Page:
The workers’ comp system is supposed to be predictable, accountable and biased towards inclusiveness. It’s news when state politicians vote to make their system unpredictable, unaccountable and exclusionary.
That will be the case if the state of Ohio ultimately enacts a bill that the Ohio House of Representatives approved 62-30 on December 5, which prohibits undocumented workers from receiving workers’ compensation benefits.
As reported by Workerscompensation.com’s Phil Yacuboski in a series of state-by-state articles, the laws, court decisions and legal practice regarding work injuries of undocumented workers are often obscure and even contradictory, and rarely a frontal assault on access to benefits as Ohio contemplates.
Who are these workers? According to Pew Research, Ohio has about 95,000 undocumented persons, which roughly translates into about 75,000 workers. Most likely, the great majority work on farms, as day laborers, in residential construction, housekeeping and kitchens. These jobs don’t require a high school degree.
Native Americans living in Ohio without high school degrees for the most part won’t take these jobs, opting for cleaner and safer work such as retail sales and waiting on tables. On balance, these Native Americans incur half the work injury risk than the undocumented workforce. Assuming a lost time injury rate of about 2%, the undocumented workers may incur some 1,500 lost time injuries a year.
If Ohio enacts the prohibition of benefits, these injured workers will most likely just suck it up. The bill sponsors say they want to stick to employers that hire illegals the liability for these injuries. This line of reasoning is a modern version of “let them eat cake.” They would have to file a personal injury suit, which of course would exposure them to discovery and deportation.
To be sure, it is conceivable that a liability suit would succeed. In 2012, Wyoming resident and undocumented worker Omar Romero won a $900,000 personal injury judgment against his employer, who, knowing that Wyoming prohibits coverage for undocumented workers, negligently denied him medical care for a work injury. These unfortunate Ohio illegals are far more likely to be dropped off at a community health center or emergency room and forgotten.
The bill is likely less about workers’ comp and more about the existential fact of undocumented persons in Ohio. What can state politicians do to discourage their presence? They can pass, as some states (most notably Arizona) have done, laws that penalized employers who hire undocumented workers and that empower law enforcement personnel to serve, in effect, as immigration officers. They can pass, as a flock of towns did about 15 to 20 years ago, laws that make it illegal to rent lodging to undocumented persons. (Just about all these housing related initiatives were withdrawn or overruled by courts.)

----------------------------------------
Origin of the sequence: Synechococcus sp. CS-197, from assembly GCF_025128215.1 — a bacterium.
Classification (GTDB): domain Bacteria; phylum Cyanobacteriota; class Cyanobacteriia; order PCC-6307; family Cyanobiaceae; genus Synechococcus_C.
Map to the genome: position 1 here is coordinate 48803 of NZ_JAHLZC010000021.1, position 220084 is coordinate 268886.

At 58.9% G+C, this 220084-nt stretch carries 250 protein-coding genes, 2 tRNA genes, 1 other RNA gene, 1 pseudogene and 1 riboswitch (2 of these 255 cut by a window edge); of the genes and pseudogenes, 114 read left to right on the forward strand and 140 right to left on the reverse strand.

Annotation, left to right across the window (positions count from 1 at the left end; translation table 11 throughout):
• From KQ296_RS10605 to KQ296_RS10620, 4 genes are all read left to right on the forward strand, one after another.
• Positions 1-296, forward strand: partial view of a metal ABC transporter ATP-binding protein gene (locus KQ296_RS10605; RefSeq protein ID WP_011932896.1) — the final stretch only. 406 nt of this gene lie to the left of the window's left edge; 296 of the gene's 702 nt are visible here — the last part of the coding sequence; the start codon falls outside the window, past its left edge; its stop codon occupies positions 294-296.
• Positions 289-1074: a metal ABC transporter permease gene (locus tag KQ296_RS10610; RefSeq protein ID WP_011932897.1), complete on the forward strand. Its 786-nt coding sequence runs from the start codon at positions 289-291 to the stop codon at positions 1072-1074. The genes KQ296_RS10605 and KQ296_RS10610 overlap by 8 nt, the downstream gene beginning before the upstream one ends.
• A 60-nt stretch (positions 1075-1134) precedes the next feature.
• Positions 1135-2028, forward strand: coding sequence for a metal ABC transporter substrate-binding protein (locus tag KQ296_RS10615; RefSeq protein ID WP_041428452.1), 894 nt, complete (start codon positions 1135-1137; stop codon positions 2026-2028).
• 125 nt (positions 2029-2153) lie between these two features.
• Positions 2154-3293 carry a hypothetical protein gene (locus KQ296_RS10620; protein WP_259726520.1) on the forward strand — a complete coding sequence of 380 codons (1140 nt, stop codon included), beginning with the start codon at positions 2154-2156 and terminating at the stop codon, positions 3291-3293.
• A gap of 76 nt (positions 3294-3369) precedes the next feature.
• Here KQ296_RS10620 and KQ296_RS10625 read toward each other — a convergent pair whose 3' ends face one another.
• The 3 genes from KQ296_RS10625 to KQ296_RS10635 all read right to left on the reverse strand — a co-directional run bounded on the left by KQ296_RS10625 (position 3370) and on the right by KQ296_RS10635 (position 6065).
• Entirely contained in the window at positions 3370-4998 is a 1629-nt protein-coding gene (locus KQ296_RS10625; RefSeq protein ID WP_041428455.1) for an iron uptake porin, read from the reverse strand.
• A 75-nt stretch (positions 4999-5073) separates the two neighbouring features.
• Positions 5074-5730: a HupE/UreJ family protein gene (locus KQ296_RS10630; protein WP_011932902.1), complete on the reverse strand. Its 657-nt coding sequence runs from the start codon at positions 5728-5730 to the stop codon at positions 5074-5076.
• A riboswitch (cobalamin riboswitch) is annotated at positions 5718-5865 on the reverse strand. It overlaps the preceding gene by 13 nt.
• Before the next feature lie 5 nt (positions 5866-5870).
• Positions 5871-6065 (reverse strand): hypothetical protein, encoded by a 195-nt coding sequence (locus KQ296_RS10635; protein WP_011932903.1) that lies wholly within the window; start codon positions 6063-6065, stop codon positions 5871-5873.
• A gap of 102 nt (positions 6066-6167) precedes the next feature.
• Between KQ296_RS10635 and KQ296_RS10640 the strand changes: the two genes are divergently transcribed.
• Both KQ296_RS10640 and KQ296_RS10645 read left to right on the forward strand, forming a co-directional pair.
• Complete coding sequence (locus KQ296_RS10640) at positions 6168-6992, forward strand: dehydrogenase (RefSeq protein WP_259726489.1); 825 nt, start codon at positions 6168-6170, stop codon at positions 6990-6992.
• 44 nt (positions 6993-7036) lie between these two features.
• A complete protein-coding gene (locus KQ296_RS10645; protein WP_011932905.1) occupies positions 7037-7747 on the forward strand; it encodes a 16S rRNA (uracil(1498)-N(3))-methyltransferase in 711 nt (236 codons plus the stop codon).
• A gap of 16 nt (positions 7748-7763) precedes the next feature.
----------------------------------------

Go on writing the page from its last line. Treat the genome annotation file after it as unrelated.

Or these politicians could induce state anti-fraud agencies to, as Florida’s has done, to arrest undocumented workers who sustained a real injury for identity theft on the grounds that the workers used stolen or borrowed social security numbers. This misfortune befell Florida dairy worker Semi Galdamez Espinosa who was arrested for using a social security number that he naively told the workers’ comp insurer his brother had given him.
An individual upset about the presence of eight million undocumented workers might be rather open to the large scale legal immigration into the United States. The way we think about (and were we to have a chance to expressly vote on) illegal and legal immigration is contorted.
It’s likely that most native-born Americans agree that the country does not tolerate so many undocumented persons, who in percentage of total population are multiples higher than the illegal cohorts in the great majority of western countries.
Polling by WorkersCompensation.com suggests that individual workers’ comp professionals are divided about how much access undocumented workers should have to workers’ comp benefits. But organizations in the workers’ comp industry, from medical clinics to claims departments to case management teams, would have a hard time, to say the least, withholding care and support to one of every ten or twenty work related injuries because it happened to be sustained by an undocumented worker. That is why the Ohio initiative is do deeply disturbing.
ABOUT THE AUTHOR
Peter Rousmaniere is widely known throughout the workers’ compensation industry, both for his writing and consulting experience. Based in the picture perfect New England town of Woodstock, VT, he is a regular on the conference circuit, and is deeply in tune with trends and developments within the industry. His passion is writing and presenting on issues largely related to immigration, and he maintains a blog on the subject at www.workingimmigrants.com.
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